It is always easy to identify the misuse of power but the non-use of power or inaction by any government official has rarely been reported on. It, however, does not mean that there is no action ever taken against non-use or inactions of officers. Actions are taken against that inaction when serious crisis occurs which becomes talk of the town or the country due to media or due to animosity of the senior officer with any junior officer.

Existing monitoring and accountability systems

In general all officials are given their charter of duties by their respective department or agency head. These days at the entrance of some agencies citizen charters are posted but those have not been followed by the respective department to the desired extent. Now each year, the secretary of the ministry signs the Annual Performance Agreement (APA) on behalf of the minister with cabinet secretary as representative of the prime minister. In the APA signed on July 1, 2016 for FY 2016-17 of the Ministry of Health and Family Welfare showed that ‘lack of skilled human resources, poor management, lack of morality in the health service sector, irregular attendance of the officials and lack of governance’ are the major challenges. The APA contains some targets to be achieved by the ministry. People of the country do not see much impact of that in their daily life as so many visible problems do they encounter in their everyday life. The APA even could not ensure punctuality of the government officials in last few years.

Some attempts to bring about a change in the system or some kind of accountability are being created there which are not viewed enough. For example, the Ministry of Planning has a unit called Implementation Monitoring and Evaluation (IMED) which monitors on-going projects and evaluates some selected projects annually. But there is a need to have a unit to assess the service delivery through annual monitoring and evaluation under that ministry. At present some indirect assessments are made by different agencies and departments including UN agencies, World Bank, ADB or TIB. A direct attempt is needed there to ensure compliance to the constitution to remove the inaction of the government officials in Bangladesh. People in general also need to raise their voice against those non-actions.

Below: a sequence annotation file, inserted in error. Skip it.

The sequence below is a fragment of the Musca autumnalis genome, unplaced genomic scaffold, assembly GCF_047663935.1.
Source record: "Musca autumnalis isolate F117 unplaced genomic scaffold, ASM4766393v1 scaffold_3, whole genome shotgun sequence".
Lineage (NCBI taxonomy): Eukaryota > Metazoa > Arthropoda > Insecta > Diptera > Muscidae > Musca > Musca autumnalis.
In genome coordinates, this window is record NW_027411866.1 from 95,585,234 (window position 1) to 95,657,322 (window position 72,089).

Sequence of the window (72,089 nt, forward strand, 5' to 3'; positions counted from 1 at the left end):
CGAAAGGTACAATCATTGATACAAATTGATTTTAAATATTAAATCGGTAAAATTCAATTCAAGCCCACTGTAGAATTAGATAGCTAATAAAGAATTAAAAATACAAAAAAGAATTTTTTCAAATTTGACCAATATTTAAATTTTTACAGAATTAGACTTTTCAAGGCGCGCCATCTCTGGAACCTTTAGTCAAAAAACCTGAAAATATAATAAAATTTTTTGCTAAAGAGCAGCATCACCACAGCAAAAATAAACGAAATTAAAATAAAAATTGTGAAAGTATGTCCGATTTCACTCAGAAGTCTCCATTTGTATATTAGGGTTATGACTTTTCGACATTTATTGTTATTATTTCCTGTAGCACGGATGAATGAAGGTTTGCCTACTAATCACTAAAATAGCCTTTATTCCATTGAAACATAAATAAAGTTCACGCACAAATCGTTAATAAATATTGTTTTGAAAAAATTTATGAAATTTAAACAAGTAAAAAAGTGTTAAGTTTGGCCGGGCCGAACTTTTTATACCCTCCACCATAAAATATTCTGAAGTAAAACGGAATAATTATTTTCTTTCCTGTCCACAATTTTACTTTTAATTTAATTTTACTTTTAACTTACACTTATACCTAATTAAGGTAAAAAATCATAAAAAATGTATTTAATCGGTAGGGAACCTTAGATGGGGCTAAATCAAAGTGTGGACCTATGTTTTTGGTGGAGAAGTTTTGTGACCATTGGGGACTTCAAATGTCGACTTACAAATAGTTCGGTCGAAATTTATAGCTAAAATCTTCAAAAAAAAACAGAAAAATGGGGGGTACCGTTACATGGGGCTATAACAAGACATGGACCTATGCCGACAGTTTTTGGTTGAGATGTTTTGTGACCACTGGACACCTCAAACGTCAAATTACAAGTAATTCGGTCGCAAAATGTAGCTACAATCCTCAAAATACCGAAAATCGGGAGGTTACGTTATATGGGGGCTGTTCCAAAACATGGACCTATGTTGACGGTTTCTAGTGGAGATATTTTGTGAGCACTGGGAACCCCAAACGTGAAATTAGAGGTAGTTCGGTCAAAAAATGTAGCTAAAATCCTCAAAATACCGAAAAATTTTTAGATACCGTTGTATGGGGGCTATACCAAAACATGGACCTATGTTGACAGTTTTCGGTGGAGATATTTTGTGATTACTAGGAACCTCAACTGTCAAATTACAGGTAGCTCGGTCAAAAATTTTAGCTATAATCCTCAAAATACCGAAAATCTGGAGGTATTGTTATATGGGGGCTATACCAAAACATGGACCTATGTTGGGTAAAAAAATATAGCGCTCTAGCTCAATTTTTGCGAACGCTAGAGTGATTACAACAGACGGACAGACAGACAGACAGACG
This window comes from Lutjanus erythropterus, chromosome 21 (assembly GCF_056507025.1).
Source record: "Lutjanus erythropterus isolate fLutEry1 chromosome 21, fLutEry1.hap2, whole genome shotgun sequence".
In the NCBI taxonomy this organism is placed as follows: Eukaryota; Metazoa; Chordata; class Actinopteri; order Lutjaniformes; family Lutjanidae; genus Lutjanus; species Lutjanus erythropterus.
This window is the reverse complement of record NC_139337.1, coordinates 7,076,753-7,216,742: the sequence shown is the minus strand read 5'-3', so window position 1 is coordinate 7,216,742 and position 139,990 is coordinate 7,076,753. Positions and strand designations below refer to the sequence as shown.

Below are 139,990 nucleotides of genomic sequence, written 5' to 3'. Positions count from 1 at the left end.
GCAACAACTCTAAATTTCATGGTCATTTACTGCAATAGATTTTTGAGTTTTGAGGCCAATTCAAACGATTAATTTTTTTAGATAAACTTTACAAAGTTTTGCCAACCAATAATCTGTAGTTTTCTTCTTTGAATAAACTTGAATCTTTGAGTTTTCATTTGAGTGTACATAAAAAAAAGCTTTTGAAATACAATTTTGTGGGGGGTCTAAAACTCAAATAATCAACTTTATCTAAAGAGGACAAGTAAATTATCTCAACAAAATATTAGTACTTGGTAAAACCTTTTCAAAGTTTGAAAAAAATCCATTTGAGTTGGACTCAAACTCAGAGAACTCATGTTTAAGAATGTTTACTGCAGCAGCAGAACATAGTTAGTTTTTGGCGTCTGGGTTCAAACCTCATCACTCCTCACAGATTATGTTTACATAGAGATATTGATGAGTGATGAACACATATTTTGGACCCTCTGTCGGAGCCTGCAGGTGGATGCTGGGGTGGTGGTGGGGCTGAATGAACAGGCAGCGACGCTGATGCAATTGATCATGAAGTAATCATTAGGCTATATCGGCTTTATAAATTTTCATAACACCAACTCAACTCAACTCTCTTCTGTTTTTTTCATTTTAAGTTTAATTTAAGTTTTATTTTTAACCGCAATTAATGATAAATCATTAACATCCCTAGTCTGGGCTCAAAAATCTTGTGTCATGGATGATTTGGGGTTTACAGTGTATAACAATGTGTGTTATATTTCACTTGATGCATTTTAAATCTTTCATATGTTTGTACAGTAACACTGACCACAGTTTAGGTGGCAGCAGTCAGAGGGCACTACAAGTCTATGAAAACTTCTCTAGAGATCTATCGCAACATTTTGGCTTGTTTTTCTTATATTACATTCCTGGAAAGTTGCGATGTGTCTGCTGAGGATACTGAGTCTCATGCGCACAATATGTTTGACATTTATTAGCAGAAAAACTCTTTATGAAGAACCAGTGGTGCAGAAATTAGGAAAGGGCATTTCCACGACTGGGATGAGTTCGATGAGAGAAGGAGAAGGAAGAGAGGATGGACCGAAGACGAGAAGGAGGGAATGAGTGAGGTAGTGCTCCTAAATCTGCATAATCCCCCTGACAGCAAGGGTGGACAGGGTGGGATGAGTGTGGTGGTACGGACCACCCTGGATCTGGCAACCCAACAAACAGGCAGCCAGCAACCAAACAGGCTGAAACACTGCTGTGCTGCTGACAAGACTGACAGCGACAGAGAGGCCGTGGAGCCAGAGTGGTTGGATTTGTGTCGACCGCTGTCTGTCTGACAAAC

Call for action

Indeed, inaction is causing the loss of billions of dollars to the citizens in addition to mental agony and other sufferings which are to be taken care of. For instance, last year there was only a slow movement to import rice after devastating flood entailed sufferings to the millions of poor people of the country. The time has come to focus on this inaction more than ever before. For that the following should be implemented:

  • The establishment of a performance monitoring committee (PCM) as watch dog at organisational, district, sub-district and grassroots levels to be set up consisting 5-7 members from elected bodies, eminent civil society members, non-controversial government officials, local religious leaders, school/college teachers and retired judiciary members
  • The introduction of an annual citizen’s satisfaction survey
  • An on-line complaint placement to the top management of the department or photovoice;
  • Modern biometric time and attendance system for the staff
  • Departments must have time-specific work plans to implement

It is only if these and more measures are taken that local and national governance in Bangladesh can rid itself of the misuse and non-uses of power that impede development and people’s everyday lives.

This article gives the views of the authors, and not the position of the South Asia @ LSE blog, nor of the London School of Economics. Please read our comments policy before posting.

About the Author

Dr Khurshed Alam is the Chairman of BISRT. He worked as a senior consultant for various government departments, World Bank, ADB, JICA and USAID. He was involved in preparing the national plan for the country by the government of Bangladesh in 2008. He was also a university teacher. He has published numerous articles in international journals and books. He can be reached on and